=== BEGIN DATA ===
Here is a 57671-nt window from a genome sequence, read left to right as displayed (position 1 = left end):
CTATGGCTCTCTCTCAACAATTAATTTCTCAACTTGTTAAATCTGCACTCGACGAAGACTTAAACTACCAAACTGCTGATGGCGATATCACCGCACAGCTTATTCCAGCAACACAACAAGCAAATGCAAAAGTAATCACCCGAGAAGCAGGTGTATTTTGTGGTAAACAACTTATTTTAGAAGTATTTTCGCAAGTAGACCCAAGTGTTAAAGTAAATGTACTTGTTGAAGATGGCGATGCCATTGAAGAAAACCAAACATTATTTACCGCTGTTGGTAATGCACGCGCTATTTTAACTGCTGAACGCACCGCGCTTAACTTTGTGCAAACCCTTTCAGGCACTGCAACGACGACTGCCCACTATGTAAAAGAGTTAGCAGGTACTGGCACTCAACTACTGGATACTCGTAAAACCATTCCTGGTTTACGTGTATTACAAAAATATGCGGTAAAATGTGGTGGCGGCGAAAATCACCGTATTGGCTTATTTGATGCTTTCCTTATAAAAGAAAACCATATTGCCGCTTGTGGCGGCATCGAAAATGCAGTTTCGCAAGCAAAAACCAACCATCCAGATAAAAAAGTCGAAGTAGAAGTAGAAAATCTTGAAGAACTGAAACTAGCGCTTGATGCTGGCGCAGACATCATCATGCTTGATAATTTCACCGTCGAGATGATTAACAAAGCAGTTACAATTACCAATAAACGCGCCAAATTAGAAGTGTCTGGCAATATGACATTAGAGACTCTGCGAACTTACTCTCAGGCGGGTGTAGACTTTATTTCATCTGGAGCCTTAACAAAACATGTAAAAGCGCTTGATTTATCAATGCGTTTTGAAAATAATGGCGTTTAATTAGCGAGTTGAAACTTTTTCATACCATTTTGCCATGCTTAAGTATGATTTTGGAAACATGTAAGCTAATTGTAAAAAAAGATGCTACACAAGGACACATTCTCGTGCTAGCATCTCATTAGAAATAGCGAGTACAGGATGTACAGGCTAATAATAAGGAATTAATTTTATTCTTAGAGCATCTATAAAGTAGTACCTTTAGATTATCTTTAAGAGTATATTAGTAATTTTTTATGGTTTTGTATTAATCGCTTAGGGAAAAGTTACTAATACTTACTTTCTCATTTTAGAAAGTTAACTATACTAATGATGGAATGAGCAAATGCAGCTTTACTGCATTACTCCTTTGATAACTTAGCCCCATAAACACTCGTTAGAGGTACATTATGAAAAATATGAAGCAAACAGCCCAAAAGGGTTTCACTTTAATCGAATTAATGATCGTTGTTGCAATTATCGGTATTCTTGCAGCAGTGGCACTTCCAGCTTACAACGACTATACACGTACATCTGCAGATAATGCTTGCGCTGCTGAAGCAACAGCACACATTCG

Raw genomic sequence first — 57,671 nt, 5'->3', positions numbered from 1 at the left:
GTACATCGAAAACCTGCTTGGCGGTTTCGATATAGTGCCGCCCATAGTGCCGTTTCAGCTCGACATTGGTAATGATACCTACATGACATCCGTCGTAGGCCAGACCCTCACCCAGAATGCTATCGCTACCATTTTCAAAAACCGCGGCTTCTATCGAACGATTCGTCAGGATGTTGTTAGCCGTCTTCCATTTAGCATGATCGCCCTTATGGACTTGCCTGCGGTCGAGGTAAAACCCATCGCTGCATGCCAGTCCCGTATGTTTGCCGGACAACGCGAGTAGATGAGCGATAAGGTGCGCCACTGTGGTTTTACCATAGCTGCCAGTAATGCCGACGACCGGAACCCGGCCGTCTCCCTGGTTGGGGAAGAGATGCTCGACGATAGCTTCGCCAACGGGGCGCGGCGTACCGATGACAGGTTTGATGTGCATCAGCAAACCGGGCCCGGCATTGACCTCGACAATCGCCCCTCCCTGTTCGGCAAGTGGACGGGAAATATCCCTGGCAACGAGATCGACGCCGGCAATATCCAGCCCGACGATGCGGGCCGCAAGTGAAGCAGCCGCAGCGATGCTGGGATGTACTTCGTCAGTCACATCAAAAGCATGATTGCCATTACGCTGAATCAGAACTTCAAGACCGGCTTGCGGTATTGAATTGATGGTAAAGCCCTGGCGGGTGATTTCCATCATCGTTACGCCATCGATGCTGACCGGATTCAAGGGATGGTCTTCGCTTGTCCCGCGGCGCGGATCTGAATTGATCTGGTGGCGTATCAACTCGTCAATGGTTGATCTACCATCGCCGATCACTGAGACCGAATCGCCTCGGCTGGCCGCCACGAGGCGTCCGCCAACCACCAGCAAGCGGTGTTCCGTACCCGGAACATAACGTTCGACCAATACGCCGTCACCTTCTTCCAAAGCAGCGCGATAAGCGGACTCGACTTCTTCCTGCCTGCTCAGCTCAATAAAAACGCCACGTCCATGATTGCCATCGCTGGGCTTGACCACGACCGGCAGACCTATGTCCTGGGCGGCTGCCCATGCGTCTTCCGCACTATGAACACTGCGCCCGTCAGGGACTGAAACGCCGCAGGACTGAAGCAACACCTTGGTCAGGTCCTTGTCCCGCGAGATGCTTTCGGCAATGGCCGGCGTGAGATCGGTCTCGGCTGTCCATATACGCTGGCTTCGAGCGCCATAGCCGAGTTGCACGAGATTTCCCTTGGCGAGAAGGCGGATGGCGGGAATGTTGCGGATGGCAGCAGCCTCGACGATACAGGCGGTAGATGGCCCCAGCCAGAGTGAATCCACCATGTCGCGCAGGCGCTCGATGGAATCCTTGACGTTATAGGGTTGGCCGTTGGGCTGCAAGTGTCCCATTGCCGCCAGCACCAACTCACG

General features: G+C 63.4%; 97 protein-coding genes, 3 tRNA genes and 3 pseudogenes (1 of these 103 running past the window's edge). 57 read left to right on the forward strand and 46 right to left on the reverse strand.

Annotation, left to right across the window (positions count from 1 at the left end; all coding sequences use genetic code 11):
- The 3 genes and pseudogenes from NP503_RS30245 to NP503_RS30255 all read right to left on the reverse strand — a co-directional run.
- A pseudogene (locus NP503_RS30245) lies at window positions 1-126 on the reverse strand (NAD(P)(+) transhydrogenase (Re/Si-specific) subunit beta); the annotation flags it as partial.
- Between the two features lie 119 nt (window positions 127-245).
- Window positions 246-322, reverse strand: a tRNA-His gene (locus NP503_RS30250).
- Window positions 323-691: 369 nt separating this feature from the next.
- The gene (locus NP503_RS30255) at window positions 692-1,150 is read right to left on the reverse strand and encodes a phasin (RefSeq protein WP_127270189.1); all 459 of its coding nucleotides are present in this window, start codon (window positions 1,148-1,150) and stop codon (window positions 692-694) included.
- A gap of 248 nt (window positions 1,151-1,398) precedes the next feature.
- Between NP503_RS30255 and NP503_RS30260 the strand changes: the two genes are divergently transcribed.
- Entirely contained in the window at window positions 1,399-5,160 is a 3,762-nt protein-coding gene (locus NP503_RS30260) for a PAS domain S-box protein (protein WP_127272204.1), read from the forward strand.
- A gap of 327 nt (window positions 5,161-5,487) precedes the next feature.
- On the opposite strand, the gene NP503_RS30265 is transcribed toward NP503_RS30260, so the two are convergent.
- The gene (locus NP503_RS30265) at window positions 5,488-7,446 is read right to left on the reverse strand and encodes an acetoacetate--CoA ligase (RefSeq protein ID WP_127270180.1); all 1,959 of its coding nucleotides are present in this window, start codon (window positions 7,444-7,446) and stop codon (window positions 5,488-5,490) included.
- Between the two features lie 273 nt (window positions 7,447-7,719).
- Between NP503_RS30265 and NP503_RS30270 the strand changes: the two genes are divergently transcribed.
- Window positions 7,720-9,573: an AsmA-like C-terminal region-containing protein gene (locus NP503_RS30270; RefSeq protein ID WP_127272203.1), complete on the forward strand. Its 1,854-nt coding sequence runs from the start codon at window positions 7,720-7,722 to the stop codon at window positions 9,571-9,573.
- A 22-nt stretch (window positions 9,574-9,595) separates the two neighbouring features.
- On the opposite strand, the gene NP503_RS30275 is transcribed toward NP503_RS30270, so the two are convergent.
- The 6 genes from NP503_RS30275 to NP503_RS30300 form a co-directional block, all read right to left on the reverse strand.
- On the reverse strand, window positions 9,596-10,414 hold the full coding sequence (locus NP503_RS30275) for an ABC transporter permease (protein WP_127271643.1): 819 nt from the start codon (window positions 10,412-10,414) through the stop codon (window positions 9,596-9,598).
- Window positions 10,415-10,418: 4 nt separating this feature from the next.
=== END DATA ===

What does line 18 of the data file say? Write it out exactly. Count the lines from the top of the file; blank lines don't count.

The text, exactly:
- The gene (locus NP503_RS30265) at window positions 5,488-7,446 is read right to left on the reverse strand and encodes an acetoacetate--CoA ligase (RefSeq protein ID WP_127270180.1); all 1,959 of its coding nucleotides are present in this window, start codon (window positions 7,444-7,446) and stop codon (window positions 5,488-5,490) included.